Billy Walters Convicted of Insider Trading
July 2020 Safest Betting Sites
Legendary sports bettor, Billy Walters, was found guilty of insider trading on Friday. Debatably the most successful and famous sports gambler in history, the now 70-year old Walters, faces the prospect of spending the rest of his life in prison.
Walters earned his high profile by being a founding member of “The Computer Group.” The group was one of the first to use statistical analysis to win at sports betting. They were one of the most successful sports betting syndicates in history, winning millions by primarily betting on college football and basketball games in the 1980s.
Walters was the most successful of the group. He was famously profiled by 60 Minutes as a juggernaut of sports betting and a gambler that “never had a losing year.”
Walters’ Fall from Grace
In addition to being a successful sports bettor, Walters had built a business empire. He owned golf courses and card dealerships in Las Vegas and was well connected, with friends with professional golfer, Phil Mickelson, and billionaire investor, Carl Icahn.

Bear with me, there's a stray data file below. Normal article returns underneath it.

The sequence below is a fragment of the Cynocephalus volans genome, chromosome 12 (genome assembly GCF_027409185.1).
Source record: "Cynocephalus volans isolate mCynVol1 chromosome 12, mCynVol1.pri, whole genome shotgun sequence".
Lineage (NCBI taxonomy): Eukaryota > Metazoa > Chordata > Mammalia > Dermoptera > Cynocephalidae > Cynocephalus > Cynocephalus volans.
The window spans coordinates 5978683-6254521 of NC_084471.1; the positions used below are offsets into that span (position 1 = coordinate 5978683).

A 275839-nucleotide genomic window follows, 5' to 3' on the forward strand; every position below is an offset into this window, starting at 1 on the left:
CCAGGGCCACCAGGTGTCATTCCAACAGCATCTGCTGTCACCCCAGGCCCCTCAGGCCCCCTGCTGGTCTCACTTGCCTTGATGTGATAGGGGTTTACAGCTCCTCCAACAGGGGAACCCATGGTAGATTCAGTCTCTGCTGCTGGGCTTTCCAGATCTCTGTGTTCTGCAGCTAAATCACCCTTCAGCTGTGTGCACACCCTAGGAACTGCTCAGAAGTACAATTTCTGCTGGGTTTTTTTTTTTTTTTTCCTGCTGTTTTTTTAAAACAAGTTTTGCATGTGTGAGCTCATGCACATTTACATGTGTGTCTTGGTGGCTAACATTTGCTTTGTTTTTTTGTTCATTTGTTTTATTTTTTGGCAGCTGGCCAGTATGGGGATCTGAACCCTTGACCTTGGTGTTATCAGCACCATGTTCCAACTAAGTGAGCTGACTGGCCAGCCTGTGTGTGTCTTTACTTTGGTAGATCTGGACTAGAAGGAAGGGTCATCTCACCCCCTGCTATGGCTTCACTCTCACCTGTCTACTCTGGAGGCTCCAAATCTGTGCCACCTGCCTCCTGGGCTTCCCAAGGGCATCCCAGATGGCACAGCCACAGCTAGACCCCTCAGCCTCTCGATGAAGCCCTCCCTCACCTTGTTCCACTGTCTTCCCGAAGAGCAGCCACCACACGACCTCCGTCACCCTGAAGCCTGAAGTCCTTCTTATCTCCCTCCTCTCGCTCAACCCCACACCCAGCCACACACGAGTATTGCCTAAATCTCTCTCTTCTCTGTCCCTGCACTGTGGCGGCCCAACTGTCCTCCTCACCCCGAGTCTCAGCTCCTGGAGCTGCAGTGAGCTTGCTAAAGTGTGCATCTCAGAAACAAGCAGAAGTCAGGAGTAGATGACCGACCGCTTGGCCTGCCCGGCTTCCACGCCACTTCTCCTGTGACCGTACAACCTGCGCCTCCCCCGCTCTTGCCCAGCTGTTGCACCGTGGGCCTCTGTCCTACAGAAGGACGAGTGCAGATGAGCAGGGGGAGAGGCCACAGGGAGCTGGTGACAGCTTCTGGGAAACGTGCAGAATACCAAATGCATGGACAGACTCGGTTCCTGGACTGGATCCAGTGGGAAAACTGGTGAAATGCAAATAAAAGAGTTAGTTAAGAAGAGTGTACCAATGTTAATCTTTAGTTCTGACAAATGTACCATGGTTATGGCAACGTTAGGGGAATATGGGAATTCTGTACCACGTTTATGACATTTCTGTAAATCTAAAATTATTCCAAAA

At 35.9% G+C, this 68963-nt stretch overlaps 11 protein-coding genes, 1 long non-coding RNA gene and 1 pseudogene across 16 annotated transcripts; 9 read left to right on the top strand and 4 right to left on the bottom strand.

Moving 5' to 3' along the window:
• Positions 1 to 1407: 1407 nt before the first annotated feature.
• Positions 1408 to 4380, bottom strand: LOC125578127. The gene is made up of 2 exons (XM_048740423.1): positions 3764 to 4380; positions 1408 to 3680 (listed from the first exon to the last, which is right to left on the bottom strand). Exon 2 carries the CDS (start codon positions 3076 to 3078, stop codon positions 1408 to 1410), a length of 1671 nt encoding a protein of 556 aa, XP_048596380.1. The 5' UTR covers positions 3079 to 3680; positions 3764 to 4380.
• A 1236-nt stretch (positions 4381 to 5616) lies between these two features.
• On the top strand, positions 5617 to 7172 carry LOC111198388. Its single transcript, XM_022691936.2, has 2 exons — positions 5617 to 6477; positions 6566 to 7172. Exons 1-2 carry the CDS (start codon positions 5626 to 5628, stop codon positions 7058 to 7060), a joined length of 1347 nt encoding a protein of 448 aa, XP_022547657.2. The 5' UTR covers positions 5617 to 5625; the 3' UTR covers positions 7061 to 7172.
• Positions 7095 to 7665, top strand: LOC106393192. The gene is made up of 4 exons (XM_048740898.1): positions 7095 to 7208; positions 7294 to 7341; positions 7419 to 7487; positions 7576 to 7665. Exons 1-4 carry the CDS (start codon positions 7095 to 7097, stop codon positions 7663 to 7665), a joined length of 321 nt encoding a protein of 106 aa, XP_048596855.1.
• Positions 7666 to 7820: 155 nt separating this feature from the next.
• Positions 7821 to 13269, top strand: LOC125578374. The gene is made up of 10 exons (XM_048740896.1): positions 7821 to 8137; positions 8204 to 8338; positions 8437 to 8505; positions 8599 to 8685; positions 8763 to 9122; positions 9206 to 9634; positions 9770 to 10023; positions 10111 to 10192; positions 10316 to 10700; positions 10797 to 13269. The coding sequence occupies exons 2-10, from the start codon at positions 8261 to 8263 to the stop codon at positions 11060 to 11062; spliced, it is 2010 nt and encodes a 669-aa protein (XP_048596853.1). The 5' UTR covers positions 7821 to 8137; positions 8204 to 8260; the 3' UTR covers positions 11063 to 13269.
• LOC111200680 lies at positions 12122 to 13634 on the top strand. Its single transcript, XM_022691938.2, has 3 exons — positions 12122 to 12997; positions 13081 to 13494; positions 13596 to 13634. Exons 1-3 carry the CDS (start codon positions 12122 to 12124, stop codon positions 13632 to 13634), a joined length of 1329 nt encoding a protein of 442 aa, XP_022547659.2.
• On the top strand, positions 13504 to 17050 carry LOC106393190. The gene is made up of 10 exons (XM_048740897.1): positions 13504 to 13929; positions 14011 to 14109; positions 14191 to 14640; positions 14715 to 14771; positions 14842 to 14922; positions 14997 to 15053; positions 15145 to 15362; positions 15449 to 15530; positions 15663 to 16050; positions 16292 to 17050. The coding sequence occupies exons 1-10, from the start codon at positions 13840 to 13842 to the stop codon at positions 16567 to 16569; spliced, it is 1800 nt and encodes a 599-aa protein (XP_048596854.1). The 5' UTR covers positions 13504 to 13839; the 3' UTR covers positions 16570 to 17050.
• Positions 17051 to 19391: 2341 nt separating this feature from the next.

However, it’s his relationship with former Dean Foods chairman, Tom Davis, that will likely send him to prison. Davis handed out non-public information to Walters for six years. In exchange, Walters helped him out financially.
Walters’ defense did their best to paint Davis as dishonest and that his testimony could not be trusted. He did have a history of lies and deceit when it came to his past gambling issues, but that was not enough to sway the jury, which choose a guilty verdict in just over two days of deliberation.
Despite his success in gambling and business, Walters was hit just like the rest of Nevada in the recession that took place in the mid-2000s. After his finances had become strained during that period, Walters began taking stock tips from Davis, which saw him generate some 43 million in profits.
Walters said after the verdict on Friday that, “I just lost the biggest bet of my life.” Sentencing is scheduled for July in the case, where Walters could spend up to a decade or more in prison. For now, he has been allowed to return home to Southern California while he awaits sentencing. His attorney plans to file an appeal.